…with brief, occasional, italicized and sometimes gratuitous commentary…

Digital Trends writes about how “Amazon has made dozens of updates and improvements to its Echo system to not only make it more functional, but also to make Alexa sound more human. The result so far has been to change her originally somewhat drab voice into a much more pleasant, natural-sounding one. Now even more improvements have been made on that front.”

This latest improvement, the story says, “is still in its early stages but is expected to go live in the coming months. The new algorithm has made the Alexa 20% more accurate in answering questions, according to Amazon. This means that users can have a more natural, more fluid chat with Alexa that doesn’t have that stilted, artificial quality.”


GeekWire reports that Amazon is closing down its Amazon Restaurants food delivery business in the US, six months after it closed the same business in the UK.

According to the story, “Amazon Restaurants first launched in Seattle back in 2015. Amazon expanded the program across more than 20 U.S. cities and later in London. The service gave Prime members a way to get meals delivered to their door, using the Amazon Restaurants website or through the Prime Now shopping app.”

However, as the story notes, “the competition is fierce in the food delivery market, with companies such as Uber and Grubhub seeing big growth in recent years.” It was a market that Amazon was never able to really crack, though it does deliver food from its Whole Foods division.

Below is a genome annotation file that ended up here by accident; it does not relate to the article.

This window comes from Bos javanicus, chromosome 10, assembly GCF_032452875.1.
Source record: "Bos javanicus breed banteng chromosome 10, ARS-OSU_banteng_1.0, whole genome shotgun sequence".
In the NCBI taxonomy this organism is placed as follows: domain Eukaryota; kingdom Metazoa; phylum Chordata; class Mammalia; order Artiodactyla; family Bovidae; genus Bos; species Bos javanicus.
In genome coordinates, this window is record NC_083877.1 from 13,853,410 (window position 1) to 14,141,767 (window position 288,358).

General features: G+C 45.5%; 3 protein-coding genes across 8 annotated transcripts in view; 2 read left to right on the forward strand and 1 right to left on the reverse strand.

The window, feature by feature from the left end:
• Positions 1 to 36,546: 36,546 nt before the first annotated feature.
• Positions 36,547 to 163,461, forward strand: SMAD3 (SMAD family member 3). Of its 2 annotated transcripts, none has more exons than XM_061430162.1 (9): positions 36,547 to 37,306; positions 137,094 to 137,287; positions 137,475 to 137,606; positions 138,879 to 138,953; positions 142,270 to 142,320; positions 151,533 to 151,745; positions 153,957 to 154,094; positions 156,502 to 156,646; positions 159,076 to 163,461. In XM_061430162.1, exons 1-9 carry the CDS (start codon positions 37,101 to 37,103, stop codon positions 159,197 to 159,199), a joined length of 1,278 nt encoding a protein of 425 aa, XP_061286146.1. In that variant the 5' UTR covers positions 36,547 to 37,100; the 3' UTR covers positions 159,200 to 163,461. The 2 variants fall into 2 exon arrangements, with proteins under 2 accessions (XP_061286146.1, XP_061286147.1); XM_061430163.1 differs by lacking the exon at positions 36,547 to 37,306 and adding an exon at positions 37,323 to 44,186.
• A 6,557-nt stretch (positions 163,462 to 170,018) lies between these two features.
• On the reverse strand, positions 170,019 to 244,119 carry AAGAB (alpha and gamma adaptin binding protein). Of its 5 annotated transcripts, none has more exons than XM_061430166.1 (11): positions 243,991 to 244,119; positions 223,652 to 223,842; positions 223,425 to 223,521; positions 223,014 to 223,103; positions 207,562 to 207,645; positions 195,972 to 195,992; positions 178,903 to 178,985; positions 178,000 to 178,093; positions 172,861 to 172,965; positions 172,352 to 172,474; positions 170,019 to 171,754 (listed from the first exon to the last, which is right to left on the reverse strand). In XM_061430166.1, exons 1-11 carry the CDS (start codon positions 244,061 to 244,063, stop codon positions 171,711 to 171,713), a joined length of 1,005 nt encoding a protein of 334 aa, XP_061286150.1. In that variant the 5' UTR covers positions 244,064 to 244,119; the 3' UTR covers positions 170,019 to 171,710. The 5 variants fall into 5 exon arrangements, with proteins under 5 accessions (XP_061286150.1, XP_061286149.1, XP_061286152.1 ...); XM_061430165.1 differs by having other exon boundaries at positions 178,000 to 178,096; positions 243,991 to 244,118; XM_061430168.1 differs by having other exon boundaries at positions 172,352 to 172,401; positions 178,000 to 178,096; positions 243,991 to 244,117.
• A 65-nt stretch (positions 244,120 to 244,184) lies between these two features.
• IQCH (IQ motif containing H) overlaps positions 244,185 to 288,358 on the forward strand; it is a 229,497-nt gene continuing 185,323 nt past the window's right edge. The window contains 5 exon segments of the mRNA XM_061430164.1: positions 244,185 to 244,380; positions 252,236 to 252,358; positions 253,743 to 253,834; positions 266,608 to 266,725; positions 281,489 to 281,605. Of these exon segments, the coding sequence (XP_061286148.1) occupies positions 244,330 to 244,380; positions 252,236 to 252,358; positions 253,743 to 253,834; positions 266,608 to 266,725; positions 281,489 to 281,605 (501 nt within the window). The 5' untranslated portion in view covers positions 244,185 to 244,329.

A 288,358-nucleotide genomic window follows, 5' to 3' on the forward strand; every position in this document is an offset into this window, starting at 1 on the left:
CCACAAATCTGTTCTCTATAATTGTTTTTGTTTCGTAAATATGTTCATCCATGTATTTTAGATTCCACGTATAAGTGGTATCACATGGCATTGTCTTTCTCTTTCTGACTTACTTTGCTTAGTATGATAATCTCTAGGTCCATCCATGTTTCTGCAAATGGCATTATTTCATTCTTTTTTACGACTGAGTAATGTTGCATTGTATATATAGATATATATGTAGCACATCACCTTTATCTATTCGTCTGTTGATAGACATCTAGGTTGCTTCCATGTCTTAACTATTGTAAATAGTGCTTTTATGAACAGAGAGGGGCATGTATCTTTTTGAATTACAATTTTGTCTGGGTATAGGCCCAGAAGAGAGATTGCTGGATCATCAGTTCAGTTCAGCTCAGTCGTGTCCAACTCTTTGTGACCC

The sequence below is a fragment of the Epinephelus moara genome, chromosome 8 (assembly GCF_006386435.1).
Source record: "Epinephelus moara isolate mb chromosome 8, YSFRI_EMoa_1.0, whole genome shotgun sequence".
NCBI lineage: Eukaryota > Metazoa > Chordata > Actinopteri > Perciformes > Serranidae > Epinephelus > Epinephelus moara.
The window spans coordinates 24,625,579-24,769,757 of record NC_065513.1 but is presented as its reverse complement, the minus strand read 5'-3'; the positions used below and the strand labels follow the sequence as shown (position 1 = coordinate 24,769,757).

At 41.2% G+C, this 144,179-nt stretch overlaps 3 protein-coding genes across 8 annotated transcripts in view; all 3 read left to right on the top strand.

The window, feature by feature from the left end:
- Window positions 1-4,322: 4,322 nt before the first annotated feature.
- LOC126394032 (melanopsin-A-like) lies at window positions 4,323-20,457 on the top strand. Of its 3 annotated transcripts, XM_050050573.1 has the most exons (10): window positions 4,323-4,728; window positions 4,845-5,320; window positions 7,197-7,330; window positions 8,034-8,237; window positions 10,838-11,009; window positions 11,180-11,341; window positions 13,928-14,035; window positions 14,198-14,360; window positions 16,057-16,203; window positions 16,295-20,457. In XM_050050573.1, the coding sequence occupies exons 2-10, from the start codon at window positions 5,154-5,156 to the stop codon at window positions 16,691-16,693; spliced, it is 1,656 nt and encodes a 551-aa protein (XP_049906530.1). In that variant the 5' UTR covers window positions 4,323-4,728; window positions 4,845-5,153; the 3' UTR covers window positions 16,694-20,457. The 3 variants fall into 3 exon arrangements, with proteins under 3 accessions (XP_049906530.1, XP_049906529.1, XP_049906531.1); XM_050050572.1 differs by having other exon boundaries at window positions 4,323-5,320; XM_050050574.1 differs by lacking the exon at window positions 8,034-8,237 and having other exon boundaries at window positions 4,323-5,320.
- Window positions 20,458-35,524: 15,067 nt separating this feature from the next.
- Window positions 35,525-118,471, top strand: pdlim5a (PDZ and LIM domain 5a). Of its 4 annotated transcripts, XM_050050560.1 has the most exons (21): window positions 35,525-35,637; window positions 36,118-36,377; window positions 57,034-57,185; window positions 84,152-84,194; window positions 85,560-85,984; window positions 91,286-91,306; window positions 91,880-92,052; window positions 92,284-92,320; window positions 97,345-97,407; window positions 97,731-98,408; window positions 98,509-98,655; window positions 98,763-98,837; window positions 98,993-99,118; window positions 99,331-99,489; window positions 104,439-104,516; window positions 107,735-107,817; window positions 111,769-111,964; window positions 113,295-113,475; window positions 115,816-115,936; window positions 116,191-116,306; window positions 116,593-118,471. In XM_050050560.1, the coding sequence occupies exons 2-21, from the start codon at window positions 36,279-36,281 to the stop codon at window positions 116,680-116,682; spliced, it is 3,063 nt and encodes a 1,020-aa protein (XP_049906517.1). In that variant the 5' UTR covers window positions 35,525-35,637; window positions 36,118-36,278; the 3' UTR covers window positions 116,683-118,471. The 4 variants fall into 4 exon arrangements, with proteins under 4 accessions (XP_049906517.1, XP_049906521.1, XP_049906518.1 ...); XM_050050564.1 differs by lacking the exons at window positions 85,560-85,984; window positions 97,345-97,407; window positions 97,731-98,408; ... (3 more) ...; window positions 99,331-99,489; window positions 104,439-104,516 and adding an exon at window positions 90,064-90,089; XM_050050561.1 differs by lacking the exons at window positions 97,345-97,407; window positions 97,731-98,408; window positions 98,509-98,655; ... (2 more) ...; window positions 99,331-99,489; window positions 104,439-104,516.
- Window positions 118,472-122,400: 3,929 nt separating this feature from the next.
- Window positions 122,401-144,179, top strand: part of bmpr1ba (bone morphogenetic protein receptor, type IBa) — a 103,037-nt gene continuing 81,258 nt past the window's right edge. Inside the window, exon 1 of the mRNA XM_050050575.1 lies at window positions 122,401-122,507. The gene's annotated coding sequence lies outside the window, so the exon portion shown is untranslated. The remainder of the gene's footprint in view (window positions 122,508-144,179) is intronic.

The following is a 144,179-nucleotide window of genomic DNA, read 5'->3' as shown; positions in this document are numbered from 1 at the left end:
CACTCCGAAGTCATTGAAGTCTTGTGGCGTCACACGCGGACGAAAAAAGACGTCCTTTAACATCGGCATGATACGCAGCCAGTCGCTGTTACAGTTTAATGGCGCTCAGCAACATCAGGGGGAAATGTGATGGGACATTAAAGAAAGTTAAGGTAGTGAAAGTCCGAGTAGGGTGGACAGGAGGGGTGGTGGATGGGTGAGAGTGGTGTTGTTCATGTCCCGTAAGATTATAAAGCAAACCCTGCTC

Fast Company reports that Amazon “has a new store credit card targeted at people with less-than-perfect credit scores. In partnership with Synchrony Bank, the ‘Amazon Prime Store Card Credit Builder’ lets people put down a refundable security deposit (yes, like an apartment), which will be used to set the card’s total credit limit. Synchrony will then collect that deposit from you and give you a line of credit.

From there, people can spend money on amazon.com using their new credit from money they footed. Depending on how much money they spend on the card, users get 6, 12, or 24 months of no interest.”

There’s a catch though - “The card’s APR is 28.24% … According to WalletHub, the average interest rate for people with fair credit is 22.99%, and the average store credit card interest rate is 25.76%.”

Yikes. Sounds like Amazon is focused squarely on creating a situation like that described in the old song - they’ll owe their souls to the company store. I like the idea of helping people with bad credit to improve those scores, but those usurious rates seem a little extreme and probably not helpful long-term.